But a non-member “cannot have the same rights and enjoy the same benefits as a member” and “there can be no ‘cherry picking’”, the guidelines say. Separate negotiations between individual EU states and the UK are also ruled out.
The guidelines specify that any trade deal must be on “a level playing field in terms of competition and state aid”, with safeguards against “unfair competitive advantages through … fiscal, social and environmental dumping”.
Downing Street sources said the the government was relatively relaxed about the guidelines, with one source saying there were “no surprises really”. A No 10 spokesman said: “These are draft guidelines and we look forward to beginning negotiations once they have been formally agreed by the 27 member states. “It is clear both sides wish to approach these talks constructively, and as the prime minister said this week, wish to ensure a deep and special partnership between the UK and the European Union.”
But Owen Smith, the former Labour leadership candidate, said Tusk’s statement showed how May’s “lofty rhetoric is colliding with hard reality”. The guidelines underlined the difficulty the government would have in keeping its Brexit promises, he said.
“Ministers and leave campaigners have presented Brexit as a cost-free option. It is not. There will be a cost to Brexit, we just do not know how deep it will be. It is time for the government to start levelling with the British people.”
Barnier has said he hopes the main outlines of the withdrawal agreement will be clear by autumn, enabling a broad agreement to be reached at a summit in December.
He has said he hopes to start talks with the UK on a future relationship in January 2018. But there are lingering fears the talks could collapse. The draft text says the EU wants an agreement, “but it will prepare itself to be able to handle the situation also if the negotiations were to fail”.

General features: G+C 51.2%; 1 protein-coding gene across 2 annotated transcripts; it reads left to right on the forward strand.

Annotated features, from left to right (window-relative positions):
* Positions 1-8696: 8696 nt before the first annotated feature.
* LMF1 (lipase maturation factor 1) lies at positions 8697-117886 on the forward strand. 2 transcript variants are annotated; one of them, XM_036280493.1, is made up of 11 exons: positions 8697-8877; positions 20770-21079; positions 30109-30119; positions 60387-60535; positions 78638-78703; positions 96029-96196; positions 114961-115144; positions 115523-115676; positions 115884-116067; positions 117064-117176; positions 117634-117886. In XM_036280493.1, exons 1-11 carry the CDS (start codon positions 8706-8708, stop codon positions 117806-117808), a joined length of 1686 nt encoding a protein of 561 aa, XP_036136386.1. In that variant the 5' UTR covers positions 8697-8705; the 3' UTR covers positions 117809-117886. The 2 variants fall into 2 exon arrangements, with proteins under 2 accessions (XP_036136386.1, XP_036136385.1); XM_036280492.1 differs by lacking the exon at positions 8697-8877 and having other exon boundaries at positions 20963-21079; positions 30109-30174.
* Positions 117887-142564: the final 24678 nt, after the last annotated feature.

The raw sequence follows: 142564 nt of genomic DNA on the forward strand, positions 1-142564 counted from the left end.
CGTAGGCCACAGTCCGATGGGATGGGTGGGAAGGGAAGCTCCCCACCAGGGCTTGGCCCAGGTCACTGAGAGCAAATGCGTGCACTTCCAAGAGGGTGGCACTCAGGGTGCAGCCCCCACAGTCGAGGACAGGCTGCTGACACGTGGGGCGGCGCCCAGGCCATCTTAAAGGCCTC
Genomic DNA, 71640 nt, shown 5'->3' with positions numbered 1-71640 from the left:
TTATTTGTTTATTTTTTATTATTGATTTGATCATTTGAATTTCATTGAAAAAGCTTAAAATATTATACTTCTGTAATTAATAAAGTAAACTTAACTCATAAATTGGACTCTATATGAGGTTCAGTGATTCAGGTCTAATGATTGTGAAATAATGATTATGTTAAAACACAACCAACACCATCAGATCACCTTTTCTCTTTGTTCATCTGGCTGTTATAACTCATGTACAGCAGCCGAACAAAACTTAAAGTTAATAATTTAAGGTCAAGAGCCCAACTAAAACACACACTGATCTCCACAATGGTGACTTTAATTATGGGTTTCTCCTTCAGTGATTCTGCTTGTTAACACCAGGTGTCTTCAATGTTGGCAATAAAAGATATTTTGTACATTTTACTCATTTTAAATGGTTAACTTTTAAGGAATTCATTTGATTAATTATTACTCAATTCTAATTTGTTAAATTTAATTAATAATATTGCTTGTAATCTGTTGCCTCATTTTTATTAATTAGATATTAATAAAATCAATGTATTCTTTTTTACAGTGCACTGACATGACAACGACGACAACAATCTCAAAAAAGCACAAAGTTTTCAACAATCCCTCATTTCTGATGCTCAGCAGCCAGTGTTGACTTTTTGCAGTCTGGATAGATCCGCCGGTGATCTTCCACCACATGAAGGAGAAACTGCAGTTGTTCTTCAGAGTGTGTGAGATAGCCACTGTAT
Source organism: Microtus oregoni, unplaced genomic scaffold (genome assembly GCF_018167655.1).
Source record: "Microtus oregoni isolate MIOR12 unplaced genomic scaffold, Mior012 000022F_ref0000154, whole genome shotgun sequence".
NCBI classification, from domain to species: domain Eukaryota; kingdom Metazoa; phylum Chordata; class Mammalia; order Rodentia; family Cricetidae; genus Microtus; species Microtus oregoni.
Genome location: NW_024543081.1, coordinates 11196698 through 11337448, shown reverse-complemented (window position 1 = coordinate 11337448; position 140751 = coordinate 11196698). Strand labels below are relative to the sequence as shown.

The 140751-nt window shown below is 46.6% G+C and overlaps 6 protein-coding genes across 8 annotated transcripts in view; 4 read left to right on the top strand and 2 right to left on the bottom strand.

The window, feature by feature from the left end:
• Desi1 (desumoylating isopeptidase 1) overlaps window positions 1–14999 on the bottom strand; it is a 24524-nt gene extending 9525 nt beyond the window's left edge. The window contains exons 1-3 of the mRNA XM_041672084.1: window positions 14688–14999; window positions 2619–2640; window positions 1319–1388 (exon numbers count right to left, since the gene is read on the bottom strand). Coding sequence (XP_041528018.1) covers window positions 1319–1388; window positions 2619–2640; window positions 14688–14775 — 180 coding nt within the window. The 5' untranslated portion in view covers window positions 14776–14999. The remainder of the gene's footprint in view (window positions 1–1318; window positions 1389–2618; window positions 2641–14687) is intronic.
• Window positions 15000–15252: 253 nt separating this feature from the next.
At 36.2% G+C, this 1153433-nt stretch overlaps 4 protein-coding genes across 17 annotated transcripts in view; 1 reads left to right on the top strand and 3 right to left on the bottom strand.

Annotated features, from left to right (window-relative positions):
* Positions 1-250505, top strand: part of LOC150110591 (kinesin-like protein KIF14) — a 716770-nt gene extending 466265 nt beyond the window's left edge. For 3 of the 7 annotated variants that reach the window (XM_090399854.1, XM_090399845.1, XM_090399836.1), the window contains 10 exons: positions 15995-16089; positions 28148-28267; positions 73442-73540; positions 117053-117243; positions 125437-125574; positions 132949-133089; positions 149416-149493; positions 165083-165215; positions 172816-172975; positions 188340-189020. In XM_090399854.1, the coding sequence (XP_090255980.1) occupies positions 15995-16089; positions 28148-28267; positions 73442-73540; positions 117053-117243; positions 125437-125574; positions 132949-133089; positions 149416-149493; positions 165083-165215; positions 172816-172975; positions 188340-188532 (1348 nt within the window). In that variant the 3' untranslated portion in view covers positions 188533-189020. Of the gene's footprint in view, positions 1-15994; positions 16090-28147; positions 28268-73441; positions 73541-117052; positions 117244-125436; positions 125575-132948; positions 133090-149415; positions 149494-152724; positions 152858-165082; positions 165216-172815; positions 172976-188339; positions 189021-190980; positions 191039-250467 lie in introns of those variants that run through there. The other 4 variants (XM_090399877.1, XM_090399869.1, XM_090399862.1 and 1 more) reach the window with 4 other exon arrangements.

Noting that the UK was “four or five times” more dependent on exporting to the EU than the other way around, he said: “Threats are never a good instrument in a negotiation and empty threats are even poorer instruments in a negotiation.”
The official said that if the UK walked away without a deal, “it will be bad for the union, but I think it would be fair to say it would be very bad for the UK”.
On citizens’ rights, the commission said it was presumed that UK promises to protect the rights of EU nationals already in the country would include the right for those who have previously lived there to return, and for current and future spouses and dependents to join those already in the country.
Nicola Sturgeon has told Theresa May there is “no rational reason” to block the Scottish government’s request for a fresh independence referendum in her official letter to the prime minister.
In the message seeking powers to stage that vote, Sturgeon said agreeing a deal on a referendum should be “a relatively straightforward process” given both governments had already gone through it.
Citing a Scottish parliamentary vote on Tuesday to back her request for those powers, Sturgeon said she had a clear mandate to pursue a referendum based on long Scottish traditions of “popular sovereignty”.
Predicting May would again refuse to agree, Sturgeon warned she would set out a new strategy to secure that referendum after the Easter holidays – despite the UK government’s opposition.
“It is my firm view that the mandate of the Scottish parliament must be respected and progressed. The question is not if, but how,” Sturgeon wrote.
“I hope that will be by constructive discussion between our governments. However, if that is not yet possible, I will set out to the Scottish parliament the steps I intend to take to ensure that progress is made towards a referendum.”
In a short video posted on the Scottish government’s Twitter feed 25 minutes before her letter was published, the first minister took a conciliatory tone urging yes and no voters to back her case for a referendum.